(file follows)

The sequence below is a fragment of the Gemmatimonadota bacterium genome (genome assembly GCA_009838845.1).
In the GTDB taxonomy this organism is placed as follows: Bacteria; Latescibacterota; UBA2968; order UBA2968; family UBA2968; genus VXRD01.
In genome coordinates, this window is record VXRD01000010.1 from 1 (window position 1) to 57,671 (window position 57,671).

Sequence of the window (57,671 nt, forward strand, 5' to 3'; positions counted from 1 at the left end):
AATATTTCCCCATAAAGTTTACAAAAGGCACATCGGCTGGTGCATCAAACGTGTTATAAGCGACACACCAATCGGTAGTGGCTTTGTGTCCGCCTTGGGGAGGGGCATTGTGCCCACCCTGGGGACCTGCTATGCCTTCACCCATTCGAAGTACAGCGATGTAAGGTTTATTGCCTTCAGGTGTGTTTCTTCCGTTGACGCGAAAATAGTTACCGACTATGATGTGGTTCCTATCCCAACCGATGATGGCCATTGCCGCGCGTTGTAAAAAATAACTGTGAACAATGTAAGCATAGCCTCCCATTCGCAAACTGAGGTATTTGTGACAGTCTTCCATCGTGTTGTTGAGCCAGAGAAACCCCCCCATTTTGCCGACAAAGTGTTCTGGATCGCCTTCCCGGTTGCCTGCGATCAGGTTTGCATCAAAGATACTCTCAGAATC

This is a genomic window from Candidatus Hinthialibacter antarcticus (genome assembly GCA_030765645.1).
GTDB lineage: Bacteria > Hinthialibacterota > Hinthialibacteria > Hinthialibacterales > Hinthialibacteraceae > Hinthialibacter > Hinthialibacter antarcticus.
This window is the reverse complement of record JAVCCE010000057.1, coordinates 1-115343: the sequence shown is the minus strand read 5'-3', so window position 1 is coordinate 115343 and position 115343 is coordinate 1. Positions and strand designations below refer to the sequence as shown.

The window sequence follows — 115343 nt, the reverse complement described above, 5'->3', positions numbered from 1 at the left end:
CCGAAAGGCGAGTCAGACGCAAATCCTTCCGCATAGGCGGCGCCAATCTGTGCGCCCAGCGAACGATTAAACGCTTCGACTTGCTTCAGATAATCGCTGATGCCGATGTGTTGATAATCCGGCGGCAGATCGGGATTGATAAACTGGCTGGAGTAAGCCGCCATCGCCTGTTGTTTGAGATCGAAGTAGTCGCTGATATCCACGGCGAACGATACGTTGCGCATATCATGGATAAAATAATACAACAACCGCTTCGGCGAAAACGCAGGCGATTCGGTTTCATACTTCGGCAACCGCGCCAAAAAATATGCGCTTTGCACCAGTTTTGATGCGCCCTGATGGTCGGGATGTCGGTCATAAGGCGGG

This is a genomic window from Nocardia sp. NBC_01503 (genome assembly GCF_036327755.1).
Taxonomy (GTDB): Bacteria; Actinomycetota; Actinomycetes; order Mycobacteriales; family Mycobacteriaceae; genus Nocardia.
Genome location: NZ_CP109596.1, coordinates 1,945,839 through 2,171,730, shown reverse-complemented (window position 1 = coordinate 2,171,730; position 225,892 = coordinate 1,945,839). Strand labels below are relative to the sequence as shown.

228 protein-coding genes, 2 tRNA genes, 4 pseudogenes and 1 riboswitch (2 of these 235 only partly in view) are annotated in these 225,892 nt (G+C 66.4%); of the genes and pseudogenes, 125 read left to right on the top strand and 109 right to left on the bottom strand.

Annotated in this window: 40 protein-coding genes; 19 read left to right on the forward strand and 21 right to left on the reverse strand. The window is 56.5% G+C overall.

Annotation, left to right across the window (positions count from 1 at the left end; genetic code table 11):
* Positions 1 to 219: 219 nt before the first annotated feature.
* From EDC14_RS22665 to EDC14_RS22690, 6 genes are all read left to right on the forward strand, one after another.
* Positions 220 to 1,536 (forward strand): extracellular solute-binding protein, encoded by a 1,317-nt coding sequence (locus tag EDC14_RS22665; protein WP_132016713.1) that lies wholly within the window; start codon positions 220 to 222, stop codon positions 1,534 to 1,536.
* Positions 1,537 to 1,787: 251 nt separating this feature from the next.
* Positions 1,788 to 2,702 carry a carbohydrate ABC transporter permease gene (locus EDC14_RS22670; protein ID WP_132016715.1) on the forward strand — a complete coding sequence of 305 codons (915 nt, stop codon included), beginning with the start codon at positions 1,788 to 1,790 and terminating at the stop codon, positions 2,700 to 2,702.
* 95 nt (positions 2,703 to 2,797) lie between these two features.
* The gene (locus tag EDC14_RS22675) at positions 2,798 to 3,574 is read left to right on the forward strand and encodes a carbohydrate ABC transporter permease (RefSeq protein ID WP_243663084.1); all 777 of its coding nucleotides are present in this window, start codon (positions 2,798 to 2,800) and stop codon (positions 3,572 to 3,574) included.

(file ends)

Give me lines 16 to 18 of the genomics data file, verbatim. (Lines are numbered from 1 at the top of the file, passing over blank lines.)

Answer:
Annotation, left to right across the window (positions count from 1 at the left end; genetic code table 11):
* Positions 1 to 219: 219 nt before the first annotated feature.
* From EDC14_RS22665 to EDC14_RS22690, 6 genes are all read left to right on the forward strand, one after another.